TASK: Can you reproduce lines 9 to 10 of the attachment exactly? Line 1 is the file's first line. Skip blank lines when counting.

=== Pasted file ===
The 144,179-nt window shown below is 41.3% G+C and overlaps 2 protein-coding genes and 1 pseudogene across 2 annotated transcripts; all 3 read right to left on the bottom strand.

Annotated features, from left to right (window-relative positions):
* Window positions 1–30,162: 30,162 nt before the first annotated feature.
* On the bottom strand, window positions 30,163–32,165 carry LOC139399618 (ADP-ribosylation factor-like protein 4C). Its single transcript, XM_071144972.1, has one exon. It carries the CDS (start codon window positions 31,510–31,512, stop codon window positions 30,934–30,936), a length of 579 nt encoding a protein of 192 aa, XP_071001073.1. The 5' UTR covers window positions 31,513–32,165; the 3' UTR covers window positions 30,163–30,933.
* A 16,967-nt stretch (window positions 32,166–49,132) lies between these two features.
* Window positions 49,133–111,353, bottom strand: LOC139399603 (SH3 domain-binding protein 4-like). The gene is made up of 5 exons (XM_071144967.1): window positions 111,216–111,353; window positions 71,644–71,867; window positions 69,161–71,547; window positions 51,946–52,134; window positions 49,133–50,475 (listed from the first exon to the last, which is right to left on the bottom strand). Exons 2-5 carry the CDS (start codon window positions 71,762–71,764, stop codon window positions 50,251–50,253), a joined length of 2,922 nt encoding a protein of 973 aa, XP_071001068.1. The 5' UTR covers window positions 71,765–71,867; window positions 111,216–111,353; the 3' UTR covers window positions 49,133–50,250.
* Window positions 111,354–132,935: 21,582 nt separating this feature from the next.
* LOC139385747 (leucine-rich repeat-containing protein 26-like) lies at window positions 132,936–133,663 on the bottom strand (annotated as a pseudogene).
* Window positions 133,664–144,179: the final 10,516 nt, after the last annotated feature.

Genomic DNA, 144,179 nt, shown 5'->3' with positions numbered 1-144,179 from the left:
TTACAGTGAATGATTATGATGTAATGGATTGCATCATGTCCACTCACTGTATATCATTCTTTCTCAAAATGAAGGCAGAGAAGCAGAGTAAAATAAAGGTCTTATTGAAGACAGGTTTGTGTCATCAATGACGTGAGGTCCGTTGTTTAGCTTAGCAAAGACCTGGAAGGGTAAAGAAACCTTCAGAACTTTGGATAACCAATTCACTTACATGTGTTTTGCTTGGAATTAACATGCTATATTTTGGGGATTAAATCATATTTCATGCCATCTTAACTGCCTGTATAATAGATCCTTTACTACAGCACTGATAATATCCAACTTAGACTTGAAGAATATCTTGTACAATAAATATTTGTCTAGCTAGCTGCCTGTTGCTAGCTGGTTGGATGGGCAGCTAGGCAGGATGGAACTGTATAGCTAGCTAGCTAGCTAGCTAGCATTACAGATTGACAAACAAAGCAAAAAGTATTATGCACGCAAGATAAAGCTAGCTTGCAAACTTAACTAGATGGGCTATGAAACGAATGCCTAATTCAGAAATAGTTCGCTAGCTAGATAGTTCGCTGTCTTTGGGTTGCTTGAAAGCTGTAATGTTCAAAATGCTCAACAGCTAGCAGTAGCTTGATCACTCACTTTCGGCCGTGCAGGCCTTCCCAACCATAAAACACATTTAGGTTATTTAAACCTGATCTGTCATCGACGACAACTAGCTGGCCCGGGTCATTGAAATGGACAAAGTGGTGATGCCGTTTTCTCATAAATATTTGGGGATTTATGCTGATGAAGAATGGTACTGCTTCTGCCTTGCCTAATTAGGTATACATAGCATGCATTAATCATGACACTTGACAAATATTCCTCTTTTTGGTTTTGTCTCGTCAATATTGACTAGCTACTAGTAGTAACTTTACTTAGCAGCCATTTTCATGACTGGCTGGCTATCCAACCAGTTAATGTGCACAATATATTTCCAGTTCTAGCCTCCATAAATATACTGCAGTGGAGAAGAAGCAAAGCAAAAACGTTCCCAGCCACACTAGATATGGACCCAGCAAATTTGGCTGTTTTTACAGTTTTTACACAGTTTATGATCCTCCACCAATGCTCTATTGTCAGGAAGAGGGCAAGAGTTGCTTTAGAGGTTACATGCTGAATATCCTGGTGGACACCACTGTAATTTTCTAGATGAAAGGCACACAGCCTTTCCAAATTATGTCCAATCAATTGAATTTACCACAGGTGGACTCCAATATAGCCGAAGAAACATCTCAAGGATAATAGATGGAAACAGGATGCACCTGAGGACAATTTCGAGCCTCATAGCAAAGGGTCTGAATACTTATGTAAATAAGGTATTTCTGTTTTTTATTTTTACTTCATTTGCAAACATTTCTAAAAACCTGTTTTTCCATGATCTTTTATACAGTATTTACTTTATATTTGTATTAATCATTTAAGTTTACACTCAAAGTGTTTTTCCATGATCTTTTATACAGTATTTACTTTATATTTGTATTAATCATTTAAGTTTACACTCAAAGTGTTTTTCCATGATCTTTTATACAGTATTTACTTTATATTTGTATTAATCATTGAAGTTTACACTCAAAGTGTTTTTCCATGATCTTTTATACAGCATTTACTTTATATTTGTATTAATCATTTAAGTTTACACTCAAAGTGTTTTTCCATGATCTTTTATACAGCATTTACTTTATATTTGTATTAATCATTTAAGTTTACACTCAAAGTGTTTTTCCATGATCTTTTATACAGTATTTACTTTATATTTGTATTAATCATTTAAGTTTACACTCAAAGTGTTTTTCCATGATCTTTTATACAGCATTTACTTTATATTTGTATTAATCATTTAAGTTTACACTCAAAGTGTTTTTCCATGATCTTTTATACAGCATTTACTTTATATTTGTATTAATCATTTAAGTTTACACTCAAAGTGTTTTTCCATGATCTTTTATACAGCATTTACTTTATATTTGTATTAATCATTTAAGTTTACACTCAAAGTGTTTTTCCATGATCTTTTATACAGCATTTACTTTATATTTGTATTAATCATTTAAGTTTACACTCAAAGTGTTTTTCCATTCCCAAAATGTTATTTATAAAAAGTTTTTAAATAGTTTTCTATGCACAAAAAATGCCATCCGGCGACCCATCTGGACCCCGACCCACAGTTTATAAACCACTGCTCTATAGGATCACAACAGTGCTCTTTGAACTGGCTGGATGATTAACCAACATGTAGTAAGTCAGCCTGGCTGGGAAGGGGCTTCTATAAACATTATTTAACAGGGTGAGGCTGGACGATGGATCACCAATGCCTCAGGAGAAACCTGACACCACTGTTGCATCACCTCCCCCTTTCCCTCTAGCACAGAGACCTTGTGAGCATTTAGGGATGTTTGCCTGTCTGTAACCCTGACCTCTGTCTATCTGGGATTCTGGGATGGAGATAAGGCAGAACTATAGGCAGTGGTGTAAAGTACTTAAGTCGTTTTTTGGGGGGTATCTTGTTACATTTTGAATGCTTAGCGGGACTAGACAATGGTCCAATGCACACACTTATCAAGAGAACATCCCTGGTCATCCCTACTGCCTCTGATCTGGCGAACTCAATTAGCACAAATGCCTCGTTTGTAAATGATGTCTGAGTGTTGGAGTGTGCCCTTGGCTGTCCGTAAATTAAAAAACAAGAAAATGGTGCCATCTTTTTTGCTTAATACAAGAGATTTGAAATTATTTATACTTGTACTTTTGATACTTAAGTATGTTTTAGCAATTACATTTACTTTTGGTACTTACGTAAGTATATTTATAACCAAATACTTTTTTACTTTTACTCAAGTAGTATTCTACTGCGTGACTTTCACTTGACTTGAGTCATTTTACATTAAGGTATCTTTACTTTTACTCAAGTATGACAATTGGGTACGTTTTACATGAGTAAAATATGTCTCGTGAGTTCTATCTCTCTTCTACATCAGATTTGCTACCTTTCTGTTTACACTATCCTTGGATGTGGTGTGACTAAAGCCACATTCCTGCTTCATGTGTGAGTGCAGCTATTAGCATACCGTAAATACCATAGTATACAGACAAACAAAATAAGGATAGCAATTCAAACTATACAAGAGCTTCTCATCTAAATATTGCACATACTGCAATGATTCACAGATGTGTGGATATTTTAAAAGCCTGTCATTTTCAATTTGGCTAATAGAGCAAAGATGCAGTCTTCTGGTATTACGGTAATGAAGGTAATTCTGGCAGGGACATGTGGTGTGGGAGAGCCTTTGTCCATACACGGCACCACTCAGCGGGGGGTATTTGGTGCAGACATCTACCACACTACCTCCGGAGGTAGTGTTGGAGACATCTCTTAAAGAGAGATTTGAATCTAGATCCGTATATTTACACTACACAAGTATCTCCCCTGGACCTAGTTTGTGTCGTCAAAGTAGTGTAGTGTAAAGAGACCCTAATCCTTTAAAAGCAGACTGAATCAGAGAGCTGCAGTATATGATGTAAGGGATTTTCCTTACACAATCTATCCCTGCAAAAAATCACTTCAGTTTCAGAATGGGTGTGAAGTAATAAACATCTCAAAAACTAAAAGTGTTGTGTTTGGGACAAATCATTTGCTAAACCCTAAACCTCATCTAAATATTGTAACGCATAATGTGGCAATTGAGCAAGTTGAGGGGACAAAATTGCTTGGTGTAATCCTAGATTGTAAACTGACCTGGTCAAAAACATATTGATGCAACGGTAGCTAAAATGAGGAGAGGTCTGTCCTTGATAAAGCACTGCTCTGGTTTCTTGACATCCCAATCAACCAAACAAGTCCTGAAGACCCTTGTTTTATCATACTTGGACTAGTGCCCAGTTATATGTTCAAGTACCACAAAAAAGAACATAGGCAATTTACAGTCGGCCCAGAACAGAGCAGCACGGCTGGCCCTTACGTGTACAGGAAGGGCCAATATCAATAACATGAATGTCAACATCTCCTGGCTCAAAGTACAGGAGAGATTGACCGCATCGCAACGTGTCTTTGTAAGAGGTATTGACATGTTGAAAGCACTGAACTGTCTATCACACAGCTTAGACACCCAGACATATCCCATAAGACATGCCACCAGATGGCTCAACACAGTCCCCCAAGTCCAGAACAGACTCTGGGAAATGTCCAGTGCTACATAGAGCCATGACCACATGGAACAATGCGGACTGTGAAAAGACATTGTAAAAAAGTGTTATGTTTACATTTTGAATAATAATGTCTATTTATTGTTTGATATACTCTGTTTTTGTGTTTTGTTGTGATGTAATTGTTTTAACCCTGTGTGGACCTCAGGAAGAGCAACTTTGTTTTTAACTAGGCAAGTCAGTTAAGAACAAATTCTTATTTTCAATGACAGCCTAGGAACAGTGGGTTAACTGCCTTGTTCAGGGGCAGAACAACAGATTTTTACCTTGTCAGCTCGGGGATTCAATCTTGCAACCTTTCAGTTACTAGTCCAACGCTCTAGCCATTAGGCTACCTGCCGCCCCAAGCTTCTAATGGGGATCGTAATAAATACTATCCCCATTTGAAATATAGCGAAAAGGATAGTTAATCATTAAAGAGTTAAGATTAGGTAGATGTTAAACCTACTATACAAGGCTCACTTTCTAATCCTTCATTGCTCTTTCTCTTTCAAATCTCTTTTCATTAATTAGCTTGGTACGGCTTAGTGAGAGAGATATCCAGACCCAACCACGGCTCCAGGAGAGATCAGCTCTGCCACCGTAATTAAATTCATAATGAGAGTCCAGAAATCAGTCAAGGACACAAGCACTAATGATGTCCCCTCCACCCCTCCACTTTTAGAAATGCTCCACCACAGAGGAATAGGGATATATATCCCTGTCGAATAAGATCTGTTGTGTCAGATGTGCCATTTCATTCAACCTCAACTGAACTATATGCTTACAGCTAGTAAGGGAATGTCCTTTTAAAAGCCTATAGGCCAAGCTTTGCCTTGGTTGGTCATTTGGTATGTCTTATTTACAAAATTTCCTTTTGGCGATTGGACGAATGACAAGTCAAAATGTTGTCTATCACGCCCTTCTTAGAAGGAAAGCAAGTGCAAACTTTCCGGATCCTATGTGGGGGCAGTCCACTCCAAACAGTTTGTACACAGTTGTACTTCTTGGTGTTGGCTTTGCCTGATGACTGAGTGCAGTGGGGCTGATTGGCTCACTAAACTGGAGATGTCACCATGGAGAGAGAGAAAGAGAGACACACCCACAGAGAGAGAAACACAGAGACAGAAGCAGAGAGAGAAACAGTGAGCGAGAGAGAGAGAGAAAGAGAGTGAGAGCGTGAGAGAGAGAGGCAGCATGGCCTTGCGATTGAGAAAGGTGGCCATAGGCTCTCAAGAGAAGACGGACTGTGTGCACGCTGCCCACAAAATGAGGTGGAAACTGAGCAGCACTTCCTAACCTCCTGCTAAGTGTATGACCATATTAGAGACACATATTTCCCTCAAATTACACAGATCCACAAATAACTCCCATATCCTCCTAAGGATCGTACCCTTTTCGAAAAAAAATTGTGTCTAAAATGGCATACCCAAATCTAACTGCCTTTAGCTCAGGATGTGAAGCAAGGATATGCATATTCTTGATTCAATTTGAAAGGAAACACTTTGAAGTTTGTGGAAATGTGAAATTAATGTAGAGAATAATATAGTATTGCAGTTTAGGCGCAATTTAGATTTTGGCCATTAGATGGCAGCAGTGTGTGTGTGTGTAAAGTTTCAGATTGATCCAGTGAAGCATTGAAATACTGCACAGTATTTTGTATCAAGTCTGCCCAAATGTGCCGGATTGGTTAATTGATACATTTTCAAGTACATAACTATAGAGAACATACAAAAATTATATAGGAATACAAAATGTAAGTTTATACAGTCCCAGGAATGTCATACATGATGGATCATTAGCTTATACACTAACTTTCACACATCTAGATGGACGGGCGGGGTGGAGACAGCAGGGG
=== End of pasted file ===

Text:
* Window positions 133,664–144,179: the final 10,516 nt, after the last annotated feature.

Genomic DNA, 144,179 nt, shown 5'->3' with positions numbered 1-144,179 from the left: